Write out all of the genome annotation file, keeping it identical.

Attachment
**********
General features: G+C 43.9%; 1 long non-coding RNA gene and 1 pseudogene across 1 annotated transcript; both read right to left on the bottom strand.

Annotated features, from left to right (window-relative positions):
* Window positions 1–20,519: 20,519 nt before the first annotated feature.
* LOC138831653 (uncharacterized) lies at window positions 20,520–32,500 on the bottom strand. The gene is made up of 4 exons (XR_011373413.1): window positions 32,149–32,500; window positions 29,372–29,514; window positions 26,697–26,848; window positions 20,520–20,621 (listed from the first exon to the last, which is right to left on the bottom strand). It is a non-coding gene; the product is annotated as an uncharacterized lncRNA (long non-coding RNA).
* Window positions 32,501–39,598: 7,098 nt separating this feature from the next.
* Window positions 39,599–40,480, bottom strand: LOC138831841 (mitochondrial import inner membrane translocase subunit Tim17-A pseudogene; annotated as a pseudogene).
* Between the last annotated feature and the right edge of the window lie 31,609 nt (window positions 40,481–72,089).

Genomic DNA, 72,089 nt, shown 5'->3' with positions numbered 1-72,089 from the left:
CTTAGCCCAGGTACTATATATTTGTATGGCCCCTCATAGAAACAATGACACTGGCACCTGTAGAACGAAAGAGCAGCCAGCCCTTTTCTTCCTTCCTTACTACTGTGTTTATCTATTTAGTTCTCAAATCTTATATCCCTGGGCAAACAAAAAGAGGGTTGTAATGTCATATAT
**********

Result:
General features: G+C 43.9%; 1 long non-coding RNA gene and 1 pseudogene across 1 annotated transcript; both read right to left on the bottom strand.

Annotated features, from left to right (window-relative positions):
* Window positions 1–20,519: 20,519 nt before the first annotated feature.
* LOC138831653 (uncharacterized) lies at window positions 20,520–32,500 on the bottom strand. The gene is made up of 4 exons (XR_011373413.1): window positions 32,149–32,500; window positions 29,372–29,514; window positions 26,697–26,848; window positions 20,520–20,621 (listed from the first exon to the last, which is right to left on the bottom strand). It is a non-coding gene; the product is annotated as an uncharacterized lncRNA (long non-coding RNA).
* Window positions 32,501–39,598: 7,098 nt separating this feature from the next.
* Window positions 39,599–40,480, bottom strand: LOC138831841 (mitochondrial import inner membrane translocase subunit Tim17-A pseudogene; annotated as a pseudogene).
* Between the last annotated feature and the right edge of the window lie 31,609 nt (window positions 40,481–72,089).

Genomic DNA, 72,089 nt, shown 5'->3' with positions numbered 1-72,089 from the left:
CTTAGCCCAGGTACTATATATTTGTATGGCCCCTCATAGAAACAATGACACTGGCACCTGTAGAACGAAAGAGCAGCCAGCCCTTTTCTTCCTTCCTTACTACTGTGTTTATCTATTTAGTTCTCAAATCTTATATCCCTGGGCAAACAAAAAGAGGGTTGTAATGTCATATAT